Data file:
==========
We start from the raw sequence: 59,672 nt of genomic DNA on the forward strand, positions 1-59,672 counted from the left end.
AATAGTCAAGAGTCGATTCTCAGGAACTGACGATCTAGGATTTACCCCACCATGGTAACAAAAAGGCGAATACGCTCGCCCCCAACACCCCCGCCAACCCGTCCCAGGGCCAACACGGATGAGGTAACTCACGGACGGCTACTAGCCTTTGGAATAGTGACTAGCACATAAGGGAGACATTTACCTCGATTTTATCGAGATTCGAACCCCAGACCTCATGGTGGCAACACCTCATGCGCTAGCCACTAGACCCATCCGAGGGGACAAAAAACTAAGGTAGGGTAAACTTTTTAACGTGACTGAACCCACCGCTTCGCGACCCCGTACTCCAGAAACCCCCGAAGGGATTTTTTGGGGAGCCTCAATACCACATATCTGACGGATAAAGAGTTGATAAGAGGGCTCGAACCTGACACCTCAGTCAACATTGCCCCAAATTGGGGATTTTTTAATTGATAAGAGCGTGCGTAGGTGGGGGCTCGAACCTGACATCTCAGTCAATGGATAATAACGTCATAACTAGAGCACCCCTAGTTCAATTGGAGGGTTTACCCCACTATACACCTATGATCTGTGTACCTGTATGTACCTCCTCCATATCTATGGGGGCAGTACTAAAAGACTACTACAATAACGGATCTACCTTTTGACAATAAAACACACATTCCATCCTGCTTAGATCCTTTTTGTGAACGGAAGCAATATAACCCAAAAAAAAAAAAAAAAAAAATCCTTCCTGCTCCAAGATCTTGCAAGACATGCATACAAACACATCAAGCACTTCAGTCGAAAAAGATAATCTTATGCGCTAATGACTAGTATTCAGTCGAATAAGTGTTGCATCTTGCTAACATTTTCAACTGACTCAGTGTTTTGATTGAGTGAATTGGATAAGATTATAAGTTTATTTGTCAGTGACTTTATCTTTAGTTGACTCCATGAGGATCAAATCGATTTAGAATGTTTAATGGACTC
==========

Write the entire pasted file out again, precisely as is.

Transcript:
We start from the raw sequence: 59,672 nt of genomic DNA on the forward strand, positions 1-59,672 counted from the left end.
AATAGTCAAGAGTCGATTCTCAGGAACTGACGATCTAGGATTTACCCCACCATGGTAACAAAAAGGCGAATACGCTCGCCCCCAACACCCCCGCCAACCCGTCCCAGGGCCAACACGGATGAGGTAACTCACGGACGGCTACTAGCCTTTGGAATAGTGACTAGCACATAAGGGAGACATTTACCTCGATTTTATCGAGATTCGAACCCCAGACCTCATGGTGGCAACACCTCATGCGCTAGCCACTAGACCCATCCGAGGGGACAAAAAACTAAGGTAGGGTAAACTTTTTAACGTGACTGAACCCACCGCTTCGCGACCCCGTACTCCAGAAACCCCCGAAGGGATTTTTTGGGGAGCCTCAATACCACATATCTGACGGATAAAGAGTTGATAAGAGGGCTCGAACCTGACACCTCAGTCAACATTGCCCCAAATTGGGGATTTTTTAATTGATAAGAGCGTGCGTAGGTGGGGGCTCGAACCTGACATCTCAGTCAATGGATAATAACGTCATAACTAGAGCACCCCTAGTTCAATTGGAGGGTTTACCCCACTATACACCTATGATCTGTGTACCTGTATGTACCTCCTCCATATCTATGGGGGCAGTACTAAAAGACTACTACAATAACGGATCTACCTTTTGACAATAAAACACACATTCCATCCTGCTTAGATCCTTTTTGTGAACGGAAGCAATATAACCCAAAAAAAAAAAAAAAAAAAATCCTTCCTGCTCCAAGATCTTGCAAGACATGCATACAAACACATCAAGCACTTCAGTCGAAAAAGATAATCTTATGCGCTAATGACTAGTATTCAGTCGAATAAGTGTTGCATCTTGCTAACATTTTCAACTGACTCAGTGTTTTGATTGAGTGAATTGGATAAGATTATAAGTTTATTTGTCAGTGACTTTATCTTTAGTTGACTCCATGAGGATCAAATCGATTTAGAATGTTTAATGGACTC